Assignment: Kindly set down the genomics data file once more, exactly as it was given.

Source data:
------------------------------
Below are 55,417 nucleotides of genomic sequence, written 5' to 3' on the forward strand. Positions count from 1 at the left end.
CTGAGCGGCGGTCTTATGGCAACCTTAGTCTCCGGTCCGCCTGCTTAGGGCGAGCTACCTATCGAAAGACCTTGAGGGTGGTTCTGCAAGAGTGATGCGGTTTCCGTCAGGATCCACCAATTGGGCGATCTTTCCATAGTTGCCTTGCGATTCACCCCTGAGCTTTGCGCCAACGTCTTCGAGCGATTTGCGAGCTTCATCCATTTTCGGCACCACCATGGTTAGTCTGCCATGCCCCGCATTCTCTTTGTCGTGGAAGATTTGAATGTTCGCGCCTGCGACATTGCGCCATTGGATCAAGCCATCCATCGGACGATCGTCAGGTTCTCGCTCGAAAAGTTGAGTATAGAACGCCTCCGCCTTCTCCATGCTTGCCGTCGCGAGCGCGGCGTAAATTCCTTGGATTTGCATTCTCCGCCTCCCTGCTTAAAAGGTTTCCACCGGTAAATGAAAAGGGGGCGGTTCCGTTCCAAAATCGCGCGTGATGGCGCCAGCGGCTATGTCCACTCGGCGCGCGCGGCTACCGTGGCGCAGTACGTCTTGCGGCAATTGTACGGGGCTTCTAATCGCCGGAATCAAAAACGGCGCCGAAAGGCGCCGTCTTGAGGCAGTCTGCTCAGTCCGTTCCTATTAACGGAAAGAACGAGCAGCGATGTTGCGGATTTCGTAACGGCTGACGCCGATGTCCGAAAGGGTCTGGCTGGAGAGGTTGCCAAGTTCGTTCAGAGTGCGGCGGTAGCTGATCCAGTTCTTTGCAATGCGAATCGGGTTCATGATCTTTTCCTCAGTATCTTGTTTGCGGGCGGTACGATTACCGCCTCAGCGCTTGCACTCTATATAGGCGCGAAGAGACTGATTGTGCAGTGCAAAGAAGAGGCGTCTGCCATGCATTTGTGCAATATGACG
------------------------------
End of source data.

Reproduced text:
Below are 55,417 nucleotides of genomic sequence, written 5' to 3' on the forward strand. Positions count from 1 at the left end.
CTGAGCGGCGGTCTTATGGCAACCTTAGTCTCCGGTCCGCCTGCTTAGGGCGAGCTACCTATCGAAAGACCTTGAGGGTGGTTCTGCAAGAGTGATGCGGTTTCCGTCAGGATCCACCAATTGGGCGATCTTTCCATAGTTGCCTTGCGATTCACCCCTGAGCTTTGCGCCAACGTCTTCGAGCGATTTGCGAGCTTCATCCATTTTCGGCACCACCATGGTTAGTCTGCCATGCCCCGCATTCTCTTTGTCGTGGAAGATTTGAATGTTCGCGCCTGCGACATTGCGCCATTGGATCAAGCCATCCATCGGACGATCGTCAGGTTCTCGCTCGAAAAGTTGAGTATAGAACGCCTCCGCCTTCTCCATGCTTGCCGTCGCGAGCGCGGCGTAAATTCCTTGGATTTGCATTCTCCGCCTCCCTGCTTAAAAGGTTTCCACCGGTAAATGAAAAGGGGGCGGTTCCGTTCCAAAATCGCGCGTGATGGCGCCAGCGGCTATGTCCACTCGGCGCGCGCGGCTACCGTGGCGCAGTACGTCTTGCGGCAATTGTACGGGGCTTCTAATCGCCGGAATCAAAAACGGCGCCGAAAGGCGCCGTCTTGAGGCAGTCTGCTCAGTCCGTTCCTATTAACGGAAAGAACGAGCAGCGATGTTGCGGATTTCGTAACGGCTGACGCCGATGTCCGAAAGGGTCTGGCTGGAGAGGTTGCCAAGTTCGTTCAGAGTGCGGCGGTAGCTGATCCAGTTCTTTGCAATGCGAATCGGGTTCATGATCTTTTCCTCAGTATCTTGTTTGCGGGCGGTACGATTACCGCCTCAGCGCTTGCACTCTATATAGGCGCGAAGAGACTGATTGTGCAGTGCAAAGAAGAGGCGTCTGCCATGCATTTGTGCAATATGACG